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Quiroz Dahik, C., Marín, F., Arias, R., Crespo, P., Weber, M., Palomeque, X. 
Comparison of Natural Regeneration in Natural Grassland and Pine Plantations across an Elevational Gradient in the Páramo Ecosystem of Southern Ecuador 
During the 1980s, reforestation programs using exotic species (Pinus spp.) were established in the páramo ecosystem of Ecuador. The aims of this study were: (1) to compare the natural regeneration between pine plantations (Pi) and natural grassland (NG) across an elevational gradient and (2) to identify the attributes of Pi and soil properties that were influencing herbaceous and woody plant composition and their plant cover. In total, six independent Pinus patula (Schltdl. & Cham. plantations (two per each elevation) were selected and distributed in an elevational range (3200–3400, 3400–3600, 3600–3800 m a.s.l.). Adjacent to Pi, plots in NG were established for recording natural regeneration. Both, namely the attributes and the soil samples, were measured in Pi. The results showed that natural regeneration differs significantly between both types of vegetation. As expected, NG holds more plant diversity than Pi; the elevational range showed a clear tendency that there was more herbaceous richness when elevation range increases, while the opposite was found for woody species. Moreover, attributes of Pi influenced herbaceous and woody vegetation, when saturated hydraulic conductivity (Ksat) in the soil, basal area (BA) and canopy density (CD) increased, herbaceous species richness and its cover decreased; and when Ksat and the acidity in the soil increased, woody plants richness and its cover decreased. The plantations have facilitated the establishment of shade tolerant species. More studies are needed to evaluate if removal with adequate management of pine plantations can improve the restoration and conservation of the native vegetation of the páramo ecosystem.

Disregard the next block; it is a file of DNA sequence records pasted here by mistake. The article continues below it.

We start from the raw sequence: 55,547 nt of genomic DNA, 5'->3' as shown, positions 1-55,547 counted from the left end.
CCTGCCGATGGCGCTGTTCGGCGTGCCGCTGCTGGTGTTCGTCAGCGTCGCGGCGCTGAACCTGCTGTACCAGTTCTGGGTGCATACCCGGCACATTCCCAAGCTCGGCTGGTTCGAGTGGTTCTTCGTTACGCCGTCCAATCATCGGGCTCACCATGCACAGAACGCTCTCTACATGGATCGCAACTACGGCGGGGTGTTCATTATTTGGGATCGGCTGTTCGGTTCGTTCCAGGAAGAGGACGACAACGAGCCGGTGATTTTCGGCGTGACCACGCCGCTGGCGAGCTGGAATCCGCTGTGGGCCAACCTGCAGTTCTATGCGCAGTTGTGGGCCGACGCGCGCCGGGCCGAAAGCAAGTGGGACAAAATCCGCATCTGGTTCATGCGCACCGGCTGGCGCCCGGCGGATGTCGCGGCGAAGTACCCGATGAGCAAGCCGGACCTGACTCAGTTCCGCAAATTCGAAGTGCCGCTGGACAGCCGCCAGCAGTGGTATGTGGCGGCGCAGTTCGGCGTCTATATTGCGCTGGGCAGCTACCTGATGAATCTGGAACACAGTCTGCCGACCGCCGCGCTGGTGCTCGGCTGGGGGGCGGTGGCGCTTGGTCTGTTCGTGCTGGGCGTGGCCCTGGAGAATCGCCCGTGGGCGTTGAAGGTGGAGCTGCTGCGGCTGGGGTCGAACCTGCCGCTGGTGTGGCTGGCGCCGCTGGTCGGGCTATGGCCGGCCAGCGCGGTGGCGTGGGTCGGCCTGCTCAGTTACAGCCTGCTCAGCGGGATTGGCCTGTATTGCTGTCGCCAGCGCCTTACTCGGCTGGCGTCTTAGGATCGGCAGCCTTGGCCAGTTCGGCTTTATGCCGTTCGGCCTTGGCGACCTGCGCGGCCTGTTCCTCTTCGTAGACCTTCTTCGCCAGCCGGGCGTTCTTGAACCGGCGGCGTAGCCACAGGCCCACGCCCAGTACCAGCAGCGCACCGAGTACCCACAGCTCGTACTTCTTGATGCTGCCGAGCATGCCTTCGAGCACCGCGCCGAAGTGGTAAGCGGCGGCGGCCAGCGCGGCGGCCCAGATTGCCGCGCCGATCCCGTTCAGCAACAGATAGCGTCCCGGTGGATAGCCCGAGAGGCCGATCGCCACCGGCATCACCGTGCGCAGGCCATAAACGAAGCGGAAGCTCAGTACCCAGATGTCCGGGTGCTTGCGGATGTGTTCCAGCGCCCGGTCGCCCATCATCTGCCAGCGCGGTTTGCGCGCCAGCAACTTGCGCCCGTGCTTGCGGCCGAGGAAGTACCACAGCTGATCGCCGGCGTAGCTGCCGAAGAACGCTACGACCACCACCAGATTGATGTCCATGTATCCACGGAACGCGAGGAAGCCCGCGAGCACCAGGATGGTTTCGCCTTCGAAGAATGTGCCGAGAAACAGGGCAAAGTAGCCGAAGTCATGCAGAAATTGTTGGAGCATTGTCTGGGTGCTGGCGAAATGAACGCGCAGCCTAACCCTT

Andes; species richness; vegetation assemblage; plant cover; natural grassland; soil properties 
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